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Fearless: Scottie Pippen’s racial assault on Phil Jackson shows we need a war on Twitter crack

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Twitter is cocaine. Silicon Valley-manufactured "Black Twitter" is crack cocaine.

Professional sports are experiencing a crack epidemic. The athletes, executives, and leagues are addicted to or live in fear of "Black Twitter," the allegedly informal community of Twitter users and bots who portray themselves as black.

Crack Twitter, my name for Black Twitter, is the online gatekeeper of the degenerate culture Hollywood and music industry executives have defined for black people.

Cocaine damages the brain. The drug, in the worst-case scenario, causes an insatiable dopamine addiction. Lucky cocaine users can handle an occasional powder "bump" at parties. Unlucky users, particularly those who freebase cocaine (crack), develop schizophrenia and paranoia and fall into prolonged depression.

The clearest sign of social media crack addiction is the paranoid user who constantly rants, raves, and tweaks about racism terrorizing every aspect of his life.

Olympic hammer thrower Gwen Berry heard the national anthem playing and screamed that it was a disrespectful, racist setup. ESPN basketball analyst Jay Williams greeted the news of the Celtics hiring their sixth black head coach by hailing it as a historic first for black people.

Not to be outdone, on Monday, Williams' ESPN colleague Jalen Rose taped a rambling, do-rag-wearing, hair-greasing, hair-combing non-apology for racially smearing Kevin Love's selection to the Olympic basketball team. You should hunt down Rose's Instagram live video. It's 45 minutes of unintentional comedy. It's like watching Pookie from the movie "New Jack City" explain quantum physics.

But NBA legend Scottie Pippen was Monday's biggest tweaker. Pip appeared on "The Dan Patrick Radio Show." He accused his former coach, Phil Jackson, of racism for drawing up a game-winning shot for Toni Kukoc in a 1994 playoff game against the Knicks.

That game and that moment form the lone stain on Pippen's exemplary playing career. Pippen refused to re-enter the game because of Jackson's play call. Kukoc sank the shot with Pippen sulking on the bench. Pippen should quit drawing attention to the infamous moment he quit on his teammates.

His social media addiction won't allow it. He's now resorted to racially smearing the coach who helped him win six NBA titles.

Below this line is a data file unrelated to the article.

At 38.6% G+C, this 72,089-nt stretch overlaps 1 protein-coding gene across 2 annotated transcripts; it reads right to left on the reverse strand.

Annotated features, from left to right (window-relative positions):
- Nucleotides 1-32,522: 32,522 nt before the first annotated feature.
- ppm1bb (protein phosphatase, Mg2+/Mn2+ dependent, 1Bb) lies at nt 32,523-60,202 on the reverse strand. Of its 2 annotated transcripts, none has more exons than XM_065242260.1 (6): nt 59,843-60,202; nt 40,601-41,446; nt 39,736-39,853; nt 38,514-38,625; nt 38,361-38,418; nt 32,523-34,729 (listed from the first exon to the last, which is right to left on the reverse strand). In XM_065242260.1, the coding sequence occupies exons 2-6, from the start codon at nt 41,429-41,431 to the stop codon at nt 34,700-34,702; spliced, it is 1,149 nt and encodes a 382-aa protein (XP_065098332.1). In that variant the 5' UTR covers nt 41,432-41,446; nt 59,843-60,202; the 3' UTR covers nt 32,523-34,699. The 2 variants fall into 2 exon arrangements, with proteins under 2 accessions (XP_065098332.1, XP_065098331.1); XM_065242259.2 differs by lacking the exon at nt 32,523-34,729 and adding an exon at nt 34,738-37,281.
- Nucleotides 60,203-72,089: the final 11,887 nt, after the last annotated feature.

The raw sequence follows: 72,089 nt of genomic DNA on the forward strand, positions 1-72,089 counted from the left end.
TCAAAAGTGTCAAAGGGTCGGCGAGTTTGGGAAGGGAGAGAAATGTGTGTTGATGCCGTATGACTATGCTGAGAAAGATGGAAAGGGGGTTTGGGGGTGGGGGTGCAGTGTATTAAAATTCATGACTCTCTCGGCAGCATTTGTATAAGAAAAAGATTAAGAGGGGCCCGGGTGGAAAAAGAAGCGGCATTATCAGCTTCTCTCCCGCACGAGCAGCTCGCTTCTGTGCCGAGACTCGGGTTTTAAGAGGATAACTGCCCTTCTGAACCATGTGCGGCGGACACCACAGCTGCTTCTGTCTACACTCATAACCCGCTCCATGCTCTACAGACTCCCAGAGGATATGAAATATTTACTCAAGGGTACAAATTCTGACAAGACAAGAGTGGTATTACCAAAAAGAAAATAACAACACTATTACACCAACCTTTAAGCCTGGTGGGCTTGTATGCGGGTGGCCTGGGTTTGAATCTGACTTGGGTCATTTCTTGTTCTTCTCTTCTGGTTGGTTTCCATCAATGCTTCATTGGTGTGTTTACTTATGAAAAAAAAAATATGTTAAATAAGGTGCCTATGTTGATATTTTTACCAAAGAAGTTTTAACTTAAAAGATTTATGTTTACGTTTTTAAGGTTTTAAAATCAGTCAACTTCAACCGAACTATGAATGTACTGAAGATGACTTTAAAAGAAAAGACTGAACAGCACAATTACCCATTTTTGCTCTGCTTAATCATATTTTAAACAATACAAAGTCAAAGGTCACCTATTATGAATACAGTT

I blame Twitter and social media. I'm not joking. Social media apps are driving the racial hysteria plaguing the country. From actor Jussie Smollett's hoax to NASCAR driver Bubba Wallace's garage-door noose to basketball star LeBron James' paranoid tweet about being afraid to walk outside, Crack Twitter is responsible for the race-bait pandemic. Twitter algorithms are constructed to release massive numbers of dopamine likes, retweets, and follows for racial accusations.

Pippen has 660,000 Twitter followers and 1.7 million Instagram followers. He feels pressure to deliver dopamine-friendly content to his 2.3 million social media followers. There's no better product than race bait. It's the coca leaf of cocaine.

Pippen, Rose, and Williams are all good dudes. They're not ill-intentioned. They don't have a legit problem with white people. They certainly don't have a problem with the fruit (women) of the white tree.

Social media hacked their brains.

Twenty years from now, America will be flooded with documentaries explaining how Silicon Valley algorithms promoted and rewarded racial conflict.

I feel sorry for these guys. They're unaware they have an addiction. I have the same addiction. Most public figures suffer from Twitter addiction, and the Crack Twitter addiction is most pronounced among black public figures. The first and most important step toward recovery is admitting you have the problem.

Once you admit the problem, then you can see how it perverts your thoughts and causes you to see every human interaction through the lens of racism. Once you admit the problem, then you can take steps to combat the problem.

Back to Pippen.

Phil Jackson likely drew up the game's final play for Kukoc because he assumed Anthony Mason, arguably the league's top defensive player at the time, would be defending Pippen. Or maybe Jackson had a gut feeling Kukoc would make the shot. Great coaches have great instincts.

I understand Pippen's frustration. The Chicago Bulls took advantage of him in contract negotiations. Pippen was having the best season of his career. It was his first time playing outside Michael Jordan's shadow. Jordan had retired to pursue baseball. And Pippen saw Kukoc as a possible down-the-road threat to his ascension as Chicago's top player.

I get it.

Phil Jackson is as flawed as every other human being. I'm sure he has his biases. But a racist? That allegation is way too damaging to just toss out willy-nilly. What baits us to do that?

Twitter. Racial demonization is the app's lifeblood.

For far too long, we've tolerated a media ecosystem that demands we all snort or freebase Twitter's cocaine. Google, the all-powerful Silicon Valley search engine, defines public figures by their Twitter feeds. Punch a public figure's name into Google, and the first or second thing that pops up is usually his or her Twitter feed.

Researchers say 20 percent of Americans use Twitter. I bet at least 95 percent of the American media use Twitter. The app has an outsized impact on defining public figures and shaping how the media present reality. The app distorts reality. Nothing has done more to create the false reality that police are executing a genocidal plot against black men than Twitter's algorithms.

Cocaine is an auditory hallucinogen. Modern athletes are high on social media. This second-wave crack epidemic is worse than the first.

We need a war on Crack Twitter.
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